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Sometimes the Abyss | 2017 | September 12th


Words are, in my not so humble opinion, our most inexhaustible source of magic, capable of both influencing injury, and remedying it.  

-JK Rowling

Fantastic Beasts and How to Lose Them

At Michael's wedding, the underside of our place card designates Amber and me for the Harry Potter table. I know how long Michael has been planning this wedding in a practical and not merely imaginative sense. He assiduously chose my place and companions.

All of the tables represent some fandom or other, though the theme often extends no further than the homemade pixel art magnets; I doubt Michael sorted us by what book, show, or movie spoke most to our souls or wallets - except my table.

This is not to suggest that the tables do not have unspoken commonalities unrelated to the fandom. A table beside me contains people I know from my years at SUNY New Paltz, though only one is aware she knows me, a woman who it my cousin's cousin but no blood kin to me. There are tables for family, a decidedly separate table I hear it intimated contains kinksters, but I don't know if this was only meant as a joke.

My table? The writers and creatives. Beside me is Craig, author of The Watchmage of Old New York. Across from me is the cast for a Harry Potter fan movie Michael wrote. One might have been an editor in the city. Over the DJ's banter, I couldn't swear to it.

An outsider might assume a table of writers would be in my element, but no. I am too territorial. As an author at a table of civilians, there is a fact about me which I can leverage into conversation. "Oh, yes, I have a fantasy series on shelves. Give me your email, I'll send you one." Here, among my supposed peers, I am not implicitly interesting, so I must settle for being visibly more delighted, if not delightful.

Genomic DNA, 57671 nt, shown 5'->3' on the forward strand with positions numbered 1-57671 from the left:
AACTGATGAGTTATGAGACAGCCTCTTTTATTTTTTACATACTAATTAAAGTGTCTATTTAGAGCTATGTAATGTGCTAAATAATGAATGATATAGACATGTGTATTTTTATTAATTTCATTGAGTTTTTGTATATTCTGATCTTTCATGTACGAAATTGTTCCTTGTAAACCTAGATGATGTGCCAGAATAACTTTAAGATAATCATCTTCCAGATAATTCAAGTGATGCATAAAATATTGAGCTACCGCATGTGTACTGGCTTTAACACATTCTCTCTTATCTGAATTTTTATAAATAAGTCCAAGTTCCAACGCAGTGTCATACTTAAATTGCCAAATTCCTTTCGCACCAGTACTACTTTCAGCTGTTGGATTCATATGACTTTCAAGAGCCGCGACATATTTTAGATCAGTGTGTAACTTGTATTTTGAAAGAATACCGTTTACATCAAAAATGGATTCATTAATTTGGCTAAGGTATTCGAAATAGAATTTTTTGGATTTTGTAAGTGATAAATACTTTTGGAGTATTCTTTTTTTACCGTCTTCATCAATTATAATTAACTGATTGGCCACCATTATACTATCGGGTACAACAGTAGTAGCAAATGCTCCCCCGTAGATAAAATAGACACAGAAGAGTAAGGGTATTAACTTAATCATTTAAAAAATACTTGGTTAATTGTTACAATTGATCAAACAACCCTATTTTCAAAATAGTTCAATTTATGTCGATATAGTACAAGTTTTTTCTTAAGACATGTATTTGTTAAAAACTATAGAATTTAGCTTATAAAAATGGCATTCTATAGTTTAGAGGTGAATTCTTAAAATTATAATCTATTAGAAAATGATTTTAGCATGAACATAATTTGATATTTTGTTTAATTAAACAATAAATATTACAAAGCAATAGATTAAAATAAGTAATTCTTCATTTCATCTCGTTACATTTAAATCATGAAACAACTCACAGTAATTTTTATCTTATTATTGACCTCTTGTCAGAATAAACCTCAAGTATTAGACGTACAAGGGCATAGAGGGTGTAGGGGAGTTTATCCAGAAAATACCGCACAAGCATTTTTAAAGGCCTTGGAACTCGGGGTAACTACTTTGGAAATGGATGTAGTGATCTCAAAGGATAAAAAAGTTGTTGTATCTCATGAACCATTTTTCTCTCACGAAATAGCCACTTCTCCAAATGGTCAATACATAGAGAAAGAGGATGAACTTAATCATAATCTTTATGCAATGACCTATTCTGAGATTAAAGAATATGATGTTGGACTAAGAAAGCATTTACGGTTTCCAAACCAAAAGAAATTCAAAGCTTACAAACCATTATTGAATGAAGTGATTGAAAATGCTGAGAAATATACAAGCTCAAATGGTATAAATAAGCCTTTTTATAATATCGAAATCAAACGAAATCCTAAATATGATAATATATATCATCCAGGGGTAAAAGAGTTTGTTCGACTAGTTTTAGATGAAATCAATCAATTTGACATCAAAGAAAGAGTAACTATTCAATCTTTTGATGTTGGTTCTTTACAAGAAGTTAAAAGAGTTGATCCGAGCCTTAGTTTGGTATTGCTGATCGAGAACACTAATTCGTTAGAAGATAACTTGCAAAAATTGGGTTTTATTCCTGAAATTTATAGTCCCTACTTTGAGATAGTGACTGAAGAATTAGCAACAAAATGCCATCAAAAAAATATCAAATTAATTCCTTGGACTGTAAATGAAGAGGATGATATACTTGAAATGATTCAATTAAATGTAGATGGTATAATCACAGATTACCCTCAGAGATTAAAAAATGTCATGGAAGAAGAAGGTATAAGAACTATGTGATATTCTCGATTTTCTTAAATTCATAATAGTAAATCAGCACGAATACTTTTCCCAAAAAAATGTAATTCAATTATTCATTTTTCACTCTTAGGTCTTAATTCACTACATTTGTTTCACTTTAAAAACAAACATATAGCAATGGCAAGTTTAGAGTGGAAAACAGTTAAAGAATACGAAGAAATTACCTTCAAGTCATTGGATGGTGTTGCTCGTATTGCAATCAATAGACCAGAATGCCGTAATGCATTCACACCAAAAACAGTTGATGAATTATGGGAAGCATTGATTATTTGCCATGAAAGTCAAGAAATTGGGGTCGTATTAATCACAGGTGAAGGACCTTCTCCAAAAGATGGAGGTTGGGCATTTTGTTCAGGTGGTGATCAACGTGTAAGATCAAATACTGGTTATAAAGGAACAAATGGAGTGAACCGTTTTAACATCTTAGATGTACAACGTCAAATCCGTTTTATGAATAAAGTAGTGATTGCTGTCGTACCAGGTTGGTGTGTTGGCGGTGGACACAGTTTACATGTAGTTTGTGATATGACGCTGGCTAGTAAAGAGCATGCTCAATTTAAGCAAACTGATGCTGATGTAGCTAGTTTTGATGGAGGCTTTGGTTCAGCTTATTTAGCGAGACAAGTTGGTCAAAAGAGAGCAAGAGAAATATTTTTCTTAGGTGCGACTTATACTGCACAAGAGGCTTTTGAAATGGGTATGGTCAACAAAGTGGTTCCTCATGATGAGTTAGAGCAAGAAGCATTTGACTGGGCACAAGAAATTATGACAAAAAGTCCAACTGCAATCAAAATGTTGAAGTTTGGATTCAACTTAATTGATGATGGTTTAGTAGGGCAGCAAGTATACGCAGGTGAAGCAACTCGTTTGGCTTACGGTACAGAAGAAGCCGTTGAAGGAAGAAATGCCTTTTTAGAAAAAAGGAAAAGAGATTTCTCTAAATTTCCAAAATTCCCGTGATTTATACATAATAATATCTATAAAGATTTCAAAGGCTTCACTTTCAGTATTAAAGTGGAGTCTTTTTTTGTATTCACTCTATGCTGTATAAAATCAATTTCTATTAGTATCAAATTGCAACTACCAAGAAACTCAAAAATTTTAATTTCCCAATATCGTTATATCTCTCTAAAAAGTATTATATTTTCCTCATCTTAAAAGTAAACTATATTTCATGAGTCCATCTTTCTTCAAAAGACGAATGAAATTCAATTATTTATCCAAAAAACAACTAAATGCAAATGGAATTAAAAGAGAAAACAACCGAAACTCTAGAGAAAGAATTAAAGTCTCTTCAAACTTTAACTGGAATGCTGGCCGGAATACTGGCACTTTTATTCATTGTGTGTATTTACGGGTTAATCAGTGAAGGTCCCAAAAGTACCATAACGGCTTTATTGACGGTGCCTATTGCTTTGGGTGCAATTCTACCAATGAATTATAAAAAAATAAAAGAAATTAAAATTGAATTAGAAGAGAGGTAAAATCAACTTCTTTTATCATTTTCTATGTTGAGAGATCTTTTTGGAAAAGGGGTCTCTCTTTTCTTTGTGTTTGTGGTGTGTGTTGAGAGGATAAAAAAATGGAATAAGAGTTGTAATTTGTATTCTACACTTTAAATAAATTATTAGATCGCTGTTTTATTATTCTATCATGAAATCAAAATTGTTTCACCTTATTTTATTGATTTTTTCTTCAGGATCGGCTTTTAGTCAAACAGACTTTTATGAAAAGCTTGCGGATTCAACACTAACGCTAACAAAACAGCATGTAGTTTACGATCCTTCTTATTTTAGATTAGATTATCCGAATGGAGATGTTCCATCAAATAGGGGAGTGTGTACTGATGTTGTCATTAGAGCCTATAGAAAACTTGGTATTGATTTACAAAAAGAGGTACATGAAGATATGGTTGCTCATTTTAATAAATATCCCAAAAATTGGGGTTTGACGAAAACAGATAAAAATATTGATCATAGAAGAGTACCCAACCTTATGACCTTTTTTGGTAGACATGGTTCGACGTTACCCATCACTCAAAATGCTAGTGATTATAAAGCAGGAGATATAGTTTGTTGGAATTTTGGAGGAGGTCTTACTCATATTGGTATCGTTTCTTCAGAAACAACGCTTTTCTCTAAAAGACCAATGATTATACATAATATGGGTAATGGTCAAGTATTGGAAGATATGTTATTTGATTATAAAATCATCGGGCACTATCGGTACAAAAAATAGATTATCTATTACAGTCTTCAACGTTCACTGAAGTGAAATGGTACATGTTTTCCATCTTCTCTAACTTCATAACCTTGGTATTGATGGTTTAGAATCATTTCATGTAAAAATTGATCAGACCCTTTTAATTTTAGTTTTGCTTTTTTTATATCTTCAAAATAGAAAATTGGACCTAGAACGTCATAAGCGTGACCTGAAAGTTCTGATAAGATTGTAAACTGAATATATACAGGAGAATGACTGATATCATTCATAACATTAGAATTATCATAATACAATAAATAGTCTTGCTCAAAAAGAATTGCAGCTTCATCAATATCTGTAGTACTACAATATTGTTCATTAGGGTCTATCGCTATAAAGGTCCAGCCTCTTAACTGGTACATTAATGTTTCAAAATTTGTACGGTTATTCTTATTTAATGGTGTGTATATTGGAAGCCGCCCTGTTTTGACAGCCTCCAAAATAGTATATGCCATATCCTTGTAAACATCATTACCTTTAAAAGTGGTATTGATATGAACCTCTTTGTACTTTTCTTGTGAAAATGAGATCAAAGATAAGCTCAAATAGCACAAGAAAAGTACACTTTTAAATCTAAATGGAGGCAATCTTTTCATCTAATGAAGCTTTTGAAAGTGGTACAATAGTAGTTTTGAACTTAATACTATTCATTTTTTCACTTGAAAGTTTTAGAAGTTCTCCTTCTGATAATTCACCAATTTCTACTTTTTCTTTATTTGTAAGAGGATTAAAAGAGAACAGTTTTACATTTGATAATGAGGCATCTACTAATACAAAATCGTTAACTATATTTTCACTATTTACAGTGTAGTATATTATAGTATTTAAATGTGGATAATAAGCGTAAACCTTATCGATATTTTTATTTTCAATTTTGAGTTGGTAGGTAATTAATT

I detect or imagine a low-grade pissing contest between a few of my tablemates, who want to assert that they are the most creatively successful. They may well be. I have four little read, less bought, often quotes novels and three self-published anthologies that have earned me more than the traditionally published books. I feel I deserve better than I've received, but most people never achieve even this much. It is only though my insecurity in the cross section, when faced with people who have more luck or (I state with all due reluctance) talent and training. Craig mentions an author he knows who he claims is better than us by dint of having earned a graduate degree in writing and I tense to resist bristling.